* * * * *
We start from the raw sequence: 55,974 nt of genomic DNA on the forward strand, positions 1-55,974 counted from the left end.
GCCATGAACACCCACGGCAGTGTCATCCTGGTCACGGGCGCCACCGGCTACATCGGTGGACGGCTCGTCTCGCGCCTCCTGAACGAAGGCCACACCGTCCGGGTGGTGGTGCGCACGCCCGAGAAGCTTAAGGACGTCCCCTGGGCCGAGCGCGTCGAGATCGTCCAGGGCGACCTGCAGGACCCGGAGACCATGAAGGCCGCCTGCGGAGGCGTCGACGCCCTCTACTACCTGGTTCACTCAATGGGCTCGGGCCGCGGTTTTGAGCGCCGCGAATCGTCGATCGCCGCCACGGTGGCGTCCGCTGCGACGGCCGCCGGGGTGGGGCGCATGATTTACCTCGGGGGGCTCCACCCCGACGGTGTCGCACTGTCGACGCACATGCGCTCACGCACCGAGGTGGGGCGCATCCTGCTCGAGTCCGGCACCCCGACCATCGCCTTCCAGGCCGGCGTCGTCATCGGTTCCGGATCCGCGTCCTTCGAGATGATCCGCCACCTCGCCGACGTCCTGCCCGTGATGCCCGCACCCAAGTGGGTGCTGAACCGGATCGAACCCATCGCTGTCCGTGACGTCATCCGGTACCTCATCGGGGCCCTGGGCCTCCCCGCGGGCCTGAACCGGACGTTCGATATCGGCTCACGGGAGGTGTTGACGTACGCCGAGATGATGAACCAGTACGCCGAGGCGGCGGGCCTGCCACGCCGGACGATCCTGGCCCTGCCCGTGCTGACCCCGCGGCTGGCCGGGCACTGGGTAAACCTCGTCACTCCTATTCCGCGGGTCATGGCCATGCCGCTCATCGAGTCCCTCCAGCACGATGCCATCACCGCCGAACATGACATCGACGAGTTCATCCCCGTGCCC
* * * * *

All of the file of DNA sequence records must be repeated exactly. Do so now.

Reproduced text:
We start from the raw sequence: 55,974 nt of genomic DNA on the forward strand, positions 1-55,974 counted from the left end.
GCCATGAACACCCACGGCAGTGTCATCCTGGTCACGGGCGCCACCGGCTACATCGGTGGACGGCTCGTCTCGCGCCTCCTGAACGAAGGCCACACCGTCCGGGTGGTGGTGCGCACGCCCGAGAAGCTTAAGGACGTCCCCTGGGCCGAGCGCGTCGAGATCGTCCAGGGCGACCTGCAGGACCCGGAGACCATGAAGGCCGCCTGCGGAGGCGTCGACGCCCTCTACTACCTGGTTCACTCAATGGGCTCGGGCCGCGGTTTTGAGCGCCGCGAATCGTCGATCGCCGCCACGGTGGCGTCCGCTGCGACGGCCGCCGGGGTGGGGCGCATGATTTACCTCGGGGGGCTCCACCCCGACGGTGTCGCACTGTCGACGCACATGCGCTCACGCACCGAGGTGGGGCGCATCCTGCTCGAGTCCGGCACCCCGACCATCGCCTTCCAGGCCGGCGTCGTCATCGGTTCCGGATCCGCGTCCTTCGAGATGATCCGCCACCTCGCCGACGTCCTGCCCGTGATGCCCGCACCCAAGTGGGTGCTGAACCGGATCGAACCCATCGCTGTCCGTGACGTCATCCGGTACCTCATCGGGGCCCTGGGCCTCCCCGCGGGCCTGAACCGGACGTTCGATATCGGCTCACGGGAGGTGTTGACGTACGCCGAGATGATGAACCAGTACGCCGAGGCGGCGGGCCTGCCACGCCGGACGATCCTGGCCCTGCCCGTGCTGACCCCGCGGCTGGCCGGGCACTGGGTAAACCTCGTCACTCCTATTCCGCGGGTCATGGCCATGCCGCTCATCGAGTCCCTCCAGCACGATGCCATCACCGCCGAACATGACATCGACGAGTTCATCCCCGTGCCC